As Summer Leaves and Autumn Arrives
Well, it definitely feels like summer is getting shorter and shorter. I feel like it won't be too long before we will only have two seasons.
Changes inside and out
As the weather changes, so does my COPD. I've also noticed there have been more changes within my body lately. I've always had short spiked hair (very fine) but as of late it has been coming out in new places and my skin has become even dryer than normal. It may be the weather changing but also my COPD becoming entangled with it all.
I need to change my hairstyle and stock up on the necessities for the winter months. Here where I live in South Wales (UK) they could all see me coming with purple spiked hair. I wonder if they will see me coming with a different hairstyle.
Comorbidities and risks
I don't handle the winter very well. I dislike all the rain as it plays havoc with all my health issues (COPD, osteoporosis, osteoarthritis, plus a few more). It's been a strange year and a half having no visits from my healthcare team. If I really needed them they would have come out, but they are so busy and I don't want to put them or myself at risk.
I've managed to get some consistency in my daily management as I now feel the local gym won't be safe for me to return. Autumn is here now and it's pretty damp which does cause me to wheeze and ache. Plus I like the leaves on the trees not rotting on the pavements.
Doing what makes us feel good
It's important to do what we feel best doing. We should not try to please others, rather, let's put ourselves first. Though some people may think this is selfish, it definitely is not. We need to feel comfortable and safe in our lives as it is difficult enough to get through our day-to-day with COPD.
My days can completely change within an hour. It's difficult to plan ahead, so if I'm making plans, they usually relate to things done at home like cleaning, exercising, and other hobbies like drawing or knitting. If the weather is nice that morning, I will go out on my buggy and not have time to think about it. It's best if I don't think about it too long. If I think about too long I won't go out.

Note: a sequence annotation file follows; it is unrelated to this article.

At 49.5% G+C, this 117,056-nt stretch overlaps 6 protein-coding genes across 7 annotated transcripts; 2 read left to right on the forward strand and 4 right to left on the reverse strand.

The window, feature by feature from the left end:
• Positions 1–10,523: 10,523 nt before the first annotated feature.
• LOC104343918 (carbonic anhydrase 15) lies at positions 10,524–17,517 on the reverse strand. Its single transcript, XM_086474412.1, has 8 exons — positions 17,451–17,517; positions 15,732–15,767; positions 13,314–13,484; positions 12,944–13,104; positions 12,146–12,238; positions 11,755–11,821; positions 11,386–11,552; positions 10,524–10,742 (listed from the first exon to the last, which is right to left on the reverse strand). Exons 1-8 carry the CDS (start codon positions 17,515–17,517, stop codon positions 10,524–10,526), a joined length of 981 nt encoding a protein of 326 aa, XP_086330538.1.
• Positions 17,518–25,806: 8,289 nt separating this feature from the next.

The nights are drawing in so going out is going to be limited. I'm one of those who dislikes dark evenings and dark mornings. I crave daylight and sunshine. The cold damp days make me wheeze and my joints ache - definitely not the best days for me.
Life after a diagnosis
Though it sounds like I'm moaning a lot, it makes me smile reading it as I have plenty to do at home and indoors. Hobbies that I love doing keep me active at home. For example, exercises, knitting, drawing, and cooking with the help of my husband.
You can keep healthy and happy - it just takes some juggling with the life we now have. It is important to move forward and keep focused on what we can still do and not dwell on what we can't. There is life after a diagnosis.
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Editor's Note: We are heartbroken to share that Debz passed away in October of 2021. She is deeply missed but her positivity and resilience live on through her articles. Thank you for everything, Debz.
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